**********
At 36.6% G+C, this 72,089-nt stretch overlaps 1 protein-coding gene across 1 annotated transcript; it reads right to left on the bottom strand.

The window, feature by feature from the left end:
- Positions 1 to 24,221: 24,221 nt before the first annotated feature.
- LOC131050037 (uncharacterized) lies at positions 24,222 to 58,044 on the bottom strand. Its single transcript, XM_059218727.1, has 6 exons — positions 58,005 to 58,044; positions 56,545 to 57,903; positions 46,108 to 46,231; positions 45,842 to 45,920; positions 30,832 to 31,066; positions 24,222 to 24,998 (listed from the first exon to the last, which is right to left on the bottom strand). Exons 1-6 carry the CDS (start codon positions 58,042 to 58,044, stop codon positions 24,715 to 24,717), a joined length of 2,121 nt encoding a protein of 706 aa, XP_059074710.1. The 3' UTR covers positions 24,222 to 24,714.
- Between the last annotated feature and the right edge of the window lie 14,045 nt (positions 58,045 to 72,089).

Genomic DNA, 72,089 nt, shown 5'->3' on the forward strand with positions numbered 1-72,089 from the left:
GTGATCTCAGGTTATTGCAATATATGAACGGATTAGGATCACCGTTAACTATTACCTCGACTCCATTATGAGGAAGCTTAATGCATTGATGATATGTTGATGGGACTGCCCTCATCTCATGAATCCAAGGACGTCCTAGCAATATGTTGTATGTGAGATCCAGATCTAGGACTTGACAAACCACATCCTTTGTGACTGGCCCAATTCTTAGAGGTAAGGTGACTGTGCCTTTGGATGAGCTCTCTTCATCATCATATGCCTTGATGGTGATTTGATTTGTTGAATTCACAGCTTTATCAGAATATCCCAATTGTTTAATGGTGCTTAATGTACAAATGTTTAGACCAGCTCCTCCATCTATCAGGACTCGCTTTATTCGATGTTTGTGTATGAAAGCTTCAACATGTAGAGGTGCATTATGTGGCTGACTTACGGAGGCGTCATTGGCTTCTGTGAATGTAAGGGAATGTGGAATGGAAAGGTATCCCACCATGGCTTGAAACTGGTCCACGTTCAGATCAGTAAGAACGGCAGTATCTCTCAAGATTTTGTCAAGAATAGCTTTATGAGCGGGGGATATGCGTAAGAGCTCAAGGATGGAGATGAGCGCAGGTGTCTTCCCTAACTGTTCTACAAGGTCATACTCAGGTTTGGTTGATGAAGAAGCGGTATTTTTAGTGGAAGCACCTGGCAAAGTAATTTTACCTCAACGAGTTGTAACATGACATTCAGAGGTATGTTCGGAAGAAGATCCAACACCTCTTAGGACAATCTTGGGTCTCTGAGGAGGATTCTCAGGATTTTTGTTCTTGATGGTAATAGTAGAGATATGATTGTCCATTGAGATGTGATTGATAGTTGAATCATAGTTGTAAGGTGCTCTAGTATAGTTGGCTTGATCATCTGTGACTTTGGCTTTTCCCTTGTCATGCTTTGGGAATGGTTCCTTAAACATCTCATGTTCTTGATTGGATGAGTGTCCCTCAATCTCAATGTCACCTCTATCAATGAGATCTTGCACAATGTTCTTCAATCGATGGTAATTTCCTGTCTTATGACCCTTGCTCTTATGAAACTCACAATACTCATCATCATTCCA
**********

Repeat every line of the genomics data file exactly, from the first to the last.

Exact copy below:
At 36.6% G+C, this 72,089-nt stretch overlaps 1 protein-coding gene across 1 annotated transcript; it reads right to left on the bottom strand.

The window, feature by feature from the left end:
- Positions 1 to 24,221: 24,221 nt before the first annotated feature.
- LOC131050037 (uncharacterized) lies at positions 24,222 to 58,044 on the bottom strand. Its single transcript, XM_059218727.1, has 6 exons — positions 58,005 to 58,044; positions 56,545 to 57,903; positions 46,108 to 46,231; positions 45,842 to 45,920; positions 30,832 to 31,066; positions 24,222 to 24,998 (listed from the first exon to the last, which is right to left on the bottom strand). Exons 1-6 carry the CDS (start codon positions 58,042 to 58,044, stop codon positions 24,715 to 24,717), a joined length of 2,121 nt encoding a protein of 706 aa, XP_059074710.1. The 3' UTR covers positions 24,222 to 24,714.
- Between the last annotated feature and the right edge of the window lie 14,045 nt (positions 58,045 to 72,089).

Genomic DNA, 72,089 nt, shown 5'->3' on the forward strand with positions numbered 1-72,089 from the left:
GTGATCTCAGGTTATTGCAATATATGAACGGATTAGGATCACCGTTAACTATTACCTCGACTCCATTATGAGGAAGCTTAATGCATTGATGATATGTTGATGGGACTGCCCTCATCTCATGAATCCAAGGACGTCCTAGCAATATGTTGTATGTGAGATCCAGATCTAGGACTTGACAAACCACATCCTTTGTGACTGGCCCAATTCTTAGAGGTAAGGTGACTGTGCCTTTGGATGAGCTCTCTTCATCATCATATGCCTTGATGGTGATTTGATTTGTTGAATTCACAGCTTTATCAGAATATCCCAATTGTTTAATGGTGCTTAATGTACAAATGTTTAGACCAGCTCCTCCATCTATCAGGACTCGCTTTATTCGATGTTTGTGTATGAAAGCTTCAACATGTAGAGGTGCATTATGTGGCTGACTTACGGAGGCGTCATTGGCTTCTGTGAATGTAAGGGAATGTGGAATGGAAAGGTATCCCACCATGGCTTGAAACTGGTCCACGTTCAGATCAGTAAGAACGGCAGTATCTCTCAAGATTTTGTCAAGAATAGCTTTATGAGCGGGGGATATGCGTAAGAGCTCAAGGATGGAGATGAGCGCAGGTGTCTTCCCTAACTGTTCTACAAGGTCATACTCAGGTTTGGTTGATGAAGAAGCGGTATTTTTAGTGGAAGCACCTGGCAAAGTAATTTTACCTCAACGAGTTGTAACATGACATTCAGAGGTATGTTCGGAAGAAGATCCAACACCTCTTAGGACAATCTTGGGTCTCTGAGGAGGATTCTCAGGATTTTTGTTCTTGATGGTAATAGTAGAGATATGATTGTCCATTGAGATGTGATTGATAGTTGAATCATAGTTGTAAGGTGCTCTAGTATAGTTGGCTTGATCATCTGTGACTTTGGCTTTTCCCTTGTCATGCTTTGGGAATGGTTCCTTAAACATCTCATGTTCTTGATTGGATGAGTGTCCCTCAATCTCAATGTCACCTCTATCAATGAGATCTTGCACAATGTTCTTCAATCGATGGTAATTTCCTGTCTTATGACCCTTGCTCTTATGAAACTCACAATACTCATCATCATTCCA